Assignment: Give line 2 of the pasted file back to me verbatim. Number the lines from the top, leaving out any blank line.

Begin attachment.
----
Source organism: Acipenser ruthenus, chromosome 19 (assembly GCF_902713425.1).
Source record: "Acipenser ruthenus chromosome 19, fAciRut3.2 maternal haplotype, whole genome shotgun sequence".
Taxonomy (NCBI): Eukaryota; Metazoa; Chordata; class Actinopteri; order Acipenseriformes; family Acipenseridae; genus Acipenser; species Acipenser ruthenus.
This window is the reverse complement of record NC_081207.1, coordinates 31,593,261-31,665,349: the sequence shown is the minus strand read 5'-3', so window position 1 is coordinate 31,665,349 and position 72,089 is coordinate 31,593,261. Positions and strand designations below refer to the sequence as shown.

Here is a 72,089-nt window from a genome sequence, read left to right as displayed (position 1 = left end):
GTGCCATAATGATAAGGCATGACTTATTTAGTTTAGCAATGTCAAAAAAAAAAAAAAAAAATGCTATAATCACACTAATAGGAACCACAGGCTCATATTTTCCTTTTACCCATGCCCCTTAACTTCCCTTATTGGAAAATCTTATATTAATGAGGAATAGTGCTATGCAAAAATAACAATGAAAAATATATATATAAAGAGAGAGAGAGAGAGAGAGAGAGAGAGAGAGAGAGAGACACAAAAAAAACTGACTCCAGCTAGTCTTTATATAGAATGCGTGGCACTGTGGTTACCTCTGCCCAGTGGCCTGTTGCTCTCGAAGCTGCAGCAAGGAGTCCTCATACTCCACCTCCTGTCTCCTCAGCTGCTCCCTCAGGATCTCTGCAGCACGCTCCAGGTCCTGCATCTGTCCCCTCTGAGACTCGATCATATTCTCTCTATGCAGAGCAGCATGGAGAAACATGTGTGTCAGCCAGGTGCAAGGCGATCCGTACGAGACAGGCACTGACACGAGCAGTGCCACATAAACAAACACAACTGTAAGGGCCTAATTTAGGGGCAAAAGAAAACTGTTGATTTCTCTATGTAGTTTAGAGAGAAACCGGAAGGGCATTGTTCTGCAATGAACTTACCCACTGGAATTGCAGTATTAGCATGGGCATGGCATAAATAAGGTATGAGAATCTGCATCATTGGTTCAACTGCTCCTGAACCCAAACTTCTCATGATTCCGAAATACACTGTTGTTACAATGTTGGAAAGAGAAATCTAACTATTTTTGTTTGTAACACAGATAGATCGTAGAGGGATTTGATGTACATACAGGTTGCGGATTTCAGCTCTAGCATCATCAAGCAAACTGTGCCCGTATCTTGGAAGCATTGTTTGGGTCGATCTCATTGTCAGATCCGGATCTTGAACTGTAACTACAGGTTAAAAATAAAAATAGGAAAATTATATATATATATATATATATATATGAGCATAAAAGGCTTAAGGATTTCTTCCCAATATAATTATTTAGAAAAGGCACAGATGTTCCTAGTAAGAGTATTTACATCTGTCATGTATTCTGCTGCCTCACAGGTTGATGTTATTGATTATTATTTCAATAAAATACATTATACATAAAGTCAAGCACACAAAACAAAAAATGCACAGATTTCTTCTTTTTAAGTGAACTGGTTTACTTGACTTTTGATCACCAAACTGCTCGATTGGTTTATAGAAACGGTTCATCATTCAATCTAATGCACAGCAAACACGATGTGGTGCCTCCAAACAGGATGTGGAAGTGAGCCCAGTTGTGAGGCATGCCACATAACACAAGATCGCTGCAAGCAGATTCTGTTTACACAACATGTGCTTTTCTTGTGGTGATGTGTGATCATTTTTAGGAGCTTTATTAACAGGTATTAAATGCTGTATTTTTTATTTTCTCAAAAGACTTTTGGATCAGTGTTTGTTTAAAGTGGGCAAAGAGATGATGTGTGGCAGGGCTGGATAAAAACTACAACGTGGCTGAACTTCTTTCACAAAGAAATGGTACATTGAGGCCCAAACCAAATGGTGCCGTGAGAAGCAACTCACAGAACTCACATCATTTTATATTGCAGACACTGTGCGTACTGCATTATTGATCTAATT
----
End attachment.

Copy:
Source record: "Acipenser ruthenus chromosome 19, fAciRut3.2 maternal haplotype, whole genome shotgun sequence".